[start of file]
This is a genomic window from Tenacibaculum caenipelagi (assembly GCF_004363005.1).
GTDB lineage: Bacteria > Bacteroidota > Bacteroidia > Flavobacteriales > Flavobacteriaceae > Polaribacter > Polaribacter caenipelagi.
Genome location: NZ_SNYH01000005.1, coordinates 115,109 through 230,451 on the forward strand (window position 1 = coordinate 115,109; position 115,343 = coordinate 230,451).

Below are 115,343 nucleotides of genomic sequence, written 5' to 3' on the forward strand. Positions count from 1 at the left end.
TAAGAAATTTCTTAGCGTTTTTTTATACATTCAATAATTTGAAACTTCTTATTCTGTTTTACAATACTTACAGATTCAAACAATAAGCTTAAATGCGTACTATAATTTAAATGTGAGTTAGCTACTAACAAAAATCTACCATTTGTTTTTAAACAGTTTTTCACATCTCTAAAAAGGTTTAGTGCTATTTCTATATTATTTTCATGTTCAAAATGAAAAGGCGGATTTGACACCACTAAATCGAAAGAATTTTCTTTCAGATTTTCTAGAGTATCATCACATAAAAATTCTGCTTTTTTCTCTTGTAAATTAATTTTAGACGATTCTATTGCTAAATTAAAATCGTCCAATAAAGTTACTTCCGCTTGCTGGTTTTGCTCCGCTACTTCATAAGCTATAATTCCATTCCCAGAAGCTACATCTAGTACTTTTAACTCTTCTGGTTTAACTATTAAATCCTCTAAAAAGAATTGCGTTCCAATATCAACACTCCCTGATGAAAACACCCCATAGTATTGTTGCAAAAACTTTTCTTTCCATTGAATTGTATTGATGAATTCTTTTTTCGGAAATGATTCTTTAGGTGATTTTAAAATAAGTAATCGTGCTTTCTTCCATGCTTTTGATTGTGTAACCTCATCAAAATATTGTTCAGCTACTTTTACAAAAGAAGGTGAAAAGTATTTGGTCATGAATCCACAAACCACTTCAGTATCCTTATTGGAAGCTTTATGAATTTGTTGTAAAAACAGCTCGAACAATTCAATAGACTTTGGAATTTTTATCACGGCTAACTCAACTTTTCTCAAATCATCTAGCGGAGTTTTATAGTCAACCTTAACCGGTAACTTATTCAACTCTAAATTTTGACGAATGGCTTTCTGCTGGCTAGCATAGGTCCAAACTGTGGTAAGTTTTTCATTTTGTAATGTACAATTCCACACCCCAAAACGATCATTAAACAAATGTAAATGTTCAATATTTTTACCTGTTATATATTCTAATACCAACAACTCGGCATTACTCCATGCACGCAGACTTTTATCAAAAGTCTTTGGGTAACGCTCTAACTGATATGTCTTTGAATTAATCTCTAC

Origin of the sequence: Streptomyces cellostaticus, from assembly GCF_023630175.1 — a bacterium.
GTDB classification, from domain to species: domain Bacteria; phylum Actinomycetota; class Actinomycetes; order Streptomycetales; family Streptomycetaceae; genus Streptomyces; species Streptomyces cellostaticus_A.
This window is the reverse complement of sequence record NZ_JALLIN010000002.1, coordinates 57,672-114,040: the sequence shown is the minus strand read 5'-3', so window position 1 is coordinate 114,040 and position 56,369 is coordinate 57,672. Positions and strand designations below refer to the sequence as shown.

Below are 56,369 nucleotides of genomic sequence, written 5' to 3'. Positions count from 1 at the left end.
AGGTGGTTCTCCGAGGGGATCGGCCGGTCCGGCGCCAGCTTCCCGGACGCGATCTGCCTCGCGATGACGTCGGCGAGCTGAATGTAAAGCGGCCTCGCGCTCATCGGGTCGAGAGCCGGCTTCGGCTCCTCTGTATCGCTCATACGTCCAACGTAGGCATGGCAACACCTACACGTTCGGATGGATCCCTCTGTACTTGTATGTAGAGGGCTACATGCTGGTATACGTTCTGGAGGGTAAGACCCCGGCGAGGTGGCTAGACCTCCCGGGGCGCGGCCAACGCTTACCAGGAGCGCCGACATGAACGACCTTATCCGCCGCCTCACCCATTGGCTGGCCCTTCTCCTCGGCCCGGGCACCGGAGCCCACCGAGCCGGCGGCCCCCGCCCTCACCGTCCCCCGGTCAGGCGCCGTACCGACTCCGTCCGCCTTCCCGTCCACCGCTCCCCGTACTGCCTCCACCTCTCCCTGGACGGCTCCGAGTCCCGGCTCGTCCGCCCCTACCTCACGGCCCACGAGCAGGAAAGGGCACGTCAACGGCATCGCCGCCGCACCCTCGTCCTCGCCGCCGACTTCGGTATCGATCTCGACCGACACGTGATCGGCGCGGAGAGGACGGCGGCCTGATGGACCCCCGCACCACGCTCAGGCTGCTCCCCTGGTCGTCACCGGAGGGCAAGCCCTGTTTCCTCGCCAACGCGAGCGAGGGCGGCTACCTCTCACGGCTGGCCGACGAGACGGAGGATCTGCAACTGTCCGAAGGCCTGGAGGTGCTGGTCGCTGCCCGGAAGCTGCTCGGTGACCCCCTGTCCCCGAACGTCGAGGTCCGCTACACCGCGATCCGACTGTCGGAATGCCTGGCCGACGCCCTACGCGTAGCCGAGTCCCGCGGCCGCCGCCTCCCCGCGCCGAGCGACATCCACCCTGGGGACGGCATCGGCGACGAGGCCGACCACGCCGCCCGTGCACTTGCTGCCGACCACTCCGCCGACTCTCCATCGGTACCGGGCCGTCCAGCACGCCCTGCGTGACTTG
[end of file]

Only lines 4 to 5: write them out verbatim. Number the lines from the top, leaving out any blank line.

Below are 115,343 nucleotides of genomic sequence, written 5' to 3' on the forward strand. Positions count from 1 at the left end.
TAAGAAATTTCTTAGCGTTTTTTTATACATTCAATAATTTGAAACTTCTTATTCTGTTTTACAATACTTACAGATTCAAACAATAAGCTTAAATGCGTACTATAATTTAAATGTGAGTTAGCTACTAACAAAAATCTACCATTTGTTTTTAAACAGTTTTTCACATCTCTAAAAAGGTTTAGTGCTATTTCTATATTATTTTCATGTTCAAAATGAAAAGGCGGATTTGACACCACTAAATCGAAAGAATTTTCTTTCAGATTTTCTAGAGTATCATCACATAAAAATTCTGCTTTTTTCTCTTGTAAATTAATTTTAGACGATTCTATTGCTAAATTAAAATCGTCCAATAAAGTTACTTCCGCTTGCTGGTTTTGCTCCGCTACTTCATAAGCTATAATTCCATTCCCAGAAGCTACATCTAGTACTTTTAACTCTTCTGGTTTAACTATTAAATCCTCTAAAAAGAATTGCGTTCCAATATCAACACTCCCTGATGAAAACACCCCATAGTATTGTTGCAAAAACTTTTCTTTCCATTGAATTGTATTGATGAATTCTTTTTTCGGAAATGATTCTTTAGGTGATTTTAAAATAAGTAATCGTGCTTTCTTCCATGCTTTTGATTGTGTAACCTCATCAAAATATTGTTCAGCTACTTTTACAAAAGAAGGTGAAAAGTATTTGGTCATGAATCCACAAACCACTTCAGTATCCTTATTGGAAGCTTTATGAATTTGTTGTAAAAACAGCTCGAACAATTCAATAGACTTTGGAATTTTTATCACGGCTAACTCAACTTTTCTCAAATCATCTAGCGGAGTTTTATAGTCAACCTTAACCGGTAACTTATTCAACTCTAAATTTTGACGAATGGCTTTCTGCTGGCTAGCATAGGTCCAAACTGTGGTAAGTTTTTCATTTTGTAATGTACAATTCCACACCCCAAAACGATCATTAAACAAATGTAAATGTTCAATATTTTTACCTGTTATATATTCTAATACCAACAACTCGGCATTACTCCATGCACGCAGACTTTTATCAAAAGTCTTTGGGTAACGCTCTAACTGATATGTCTTTGAATTAATCTCTAC